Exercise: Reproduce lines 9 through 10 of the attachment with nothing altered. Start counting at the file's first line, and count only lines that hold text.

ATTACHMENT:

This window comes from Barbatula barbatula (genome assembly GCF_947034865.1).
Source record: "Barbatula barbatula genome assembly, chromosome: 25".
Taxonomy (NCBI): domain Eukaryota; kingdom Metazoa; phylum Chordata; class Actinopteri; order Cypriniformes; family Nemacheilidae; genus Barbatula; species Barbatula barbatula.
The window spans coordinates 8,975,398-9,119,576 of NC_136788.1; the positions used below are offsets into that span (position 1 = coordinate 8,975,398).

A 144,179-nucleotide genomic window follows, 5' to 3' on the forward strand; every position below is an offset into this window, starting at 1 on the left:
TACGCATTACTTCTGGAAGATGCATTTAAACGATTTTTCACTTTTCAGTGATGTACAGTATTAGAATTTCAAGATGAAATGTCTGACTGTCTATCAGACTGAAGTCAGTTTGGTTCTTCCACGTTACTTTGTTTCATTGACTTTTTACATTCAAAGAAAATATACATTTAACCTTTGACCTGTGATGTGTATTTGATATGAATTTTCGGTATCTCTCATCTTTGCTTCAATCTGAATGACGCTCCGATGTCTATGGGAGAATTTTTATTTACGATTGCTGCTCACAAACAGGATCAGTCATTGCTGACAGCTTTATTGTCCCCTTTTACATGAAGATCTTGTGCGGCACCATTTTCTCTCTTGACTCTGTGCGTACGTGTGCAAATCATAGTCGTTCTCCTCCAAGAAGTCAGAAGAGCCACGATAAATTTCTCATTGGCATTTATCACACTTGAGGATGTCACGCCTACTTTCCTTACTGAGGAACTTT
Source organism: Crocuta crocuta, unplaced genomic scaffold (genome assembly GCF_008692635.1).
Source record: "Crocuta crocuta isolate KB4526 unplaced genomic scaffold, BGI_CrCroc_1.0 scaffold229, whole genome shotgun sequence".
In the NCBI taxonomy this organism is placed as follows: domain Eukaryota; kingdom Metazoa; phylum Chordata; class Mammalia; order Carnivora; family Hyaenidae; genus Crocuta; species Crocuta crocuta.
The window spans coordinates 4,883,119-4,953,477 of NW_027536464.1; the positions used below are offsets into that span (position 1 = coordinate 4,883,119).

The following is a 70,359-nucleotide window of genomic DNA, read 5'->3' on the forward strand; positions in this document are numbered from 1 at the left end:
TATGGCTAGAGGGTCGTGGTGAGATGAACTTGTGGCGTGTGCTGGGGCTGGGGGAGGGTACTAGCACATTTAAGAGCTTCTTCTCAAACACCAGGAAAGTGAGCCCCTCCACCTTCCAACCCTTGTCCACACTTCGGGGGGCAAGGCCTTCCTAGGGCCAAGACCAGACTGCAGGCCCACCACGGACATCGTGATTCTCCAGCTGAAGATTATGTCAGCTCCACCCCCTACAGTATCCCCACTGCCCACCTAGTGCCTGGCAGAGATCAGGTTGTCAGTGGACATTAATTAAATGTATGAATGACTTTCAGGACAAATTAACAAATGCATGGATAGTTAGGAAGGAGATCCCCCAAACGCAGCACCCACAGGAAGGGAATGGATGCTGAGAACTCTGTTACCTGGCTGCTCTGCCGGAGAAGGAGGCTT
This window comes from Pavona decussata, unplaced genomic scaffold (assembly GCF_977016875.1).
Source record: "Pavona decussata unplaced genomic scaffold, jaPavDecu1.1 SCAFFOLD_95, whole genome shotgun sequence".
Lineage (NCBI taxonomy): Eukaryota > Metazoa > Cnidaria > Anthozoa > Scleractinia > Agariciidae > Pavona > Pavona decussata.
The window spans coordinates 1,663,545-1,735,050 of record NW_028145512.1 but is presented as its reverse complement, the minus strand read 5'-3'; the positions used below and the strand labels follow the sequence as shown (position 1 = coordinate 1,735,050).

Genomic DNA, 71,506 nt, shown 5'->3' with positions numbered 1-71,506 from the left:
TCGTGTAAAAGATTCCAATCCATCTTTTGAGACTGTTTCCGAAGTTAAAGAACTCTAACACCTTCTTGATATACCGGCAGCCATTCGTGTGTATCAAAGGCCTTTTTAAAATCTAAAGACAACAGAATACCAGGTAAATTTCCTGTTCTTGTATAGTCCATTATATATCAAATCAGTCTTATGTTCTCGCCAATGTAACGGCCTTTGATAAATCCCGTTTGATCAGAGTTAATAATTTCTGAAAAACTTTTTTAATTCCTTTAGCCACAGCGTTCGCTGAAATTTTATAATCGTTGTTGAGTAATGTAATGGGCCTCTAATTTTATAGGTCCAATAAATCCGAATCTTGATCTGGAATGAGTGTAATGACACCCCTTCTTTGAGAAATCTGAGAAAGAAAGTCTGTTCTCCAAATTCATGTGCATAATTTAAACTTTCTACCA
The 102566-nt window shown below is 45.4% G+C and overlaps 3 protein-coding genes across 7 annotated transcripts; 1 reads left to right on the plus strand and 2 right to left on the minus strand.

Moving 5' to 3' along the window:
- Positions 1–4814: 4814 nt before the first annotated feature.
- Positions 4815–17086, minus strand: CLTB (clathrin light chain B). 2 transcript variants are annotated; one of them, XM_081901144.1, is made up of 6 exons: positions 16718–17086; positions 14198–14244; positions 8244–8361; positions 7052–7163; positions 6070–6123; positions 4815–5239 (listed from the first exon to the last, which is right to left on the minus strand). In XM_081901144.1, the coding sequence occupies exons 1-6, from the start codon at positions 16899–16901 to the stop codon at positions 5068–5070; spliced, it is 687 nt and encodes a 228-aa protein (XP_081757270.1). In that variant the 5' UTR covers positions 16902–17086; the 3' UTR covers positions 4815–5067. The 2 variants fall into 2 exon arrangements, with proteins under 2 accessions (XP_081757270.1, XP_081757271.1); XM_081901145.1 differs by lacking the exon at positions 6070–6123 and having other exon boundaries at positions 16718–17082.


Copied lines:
In the NCBI taxonomy this organism is placed as follows: domain Eukaryota; kingdom Metazoa; phylum Chordata; class Mammalia; order Carnivora; family Hyaenidae; genus Crocuta; species Crocuta crocuta.
The window spans coordinates 4,883,119-4,953,477 of NW_027536464.1; the positions used below are offsets into that span (position 1 = coordinate 4,883,119).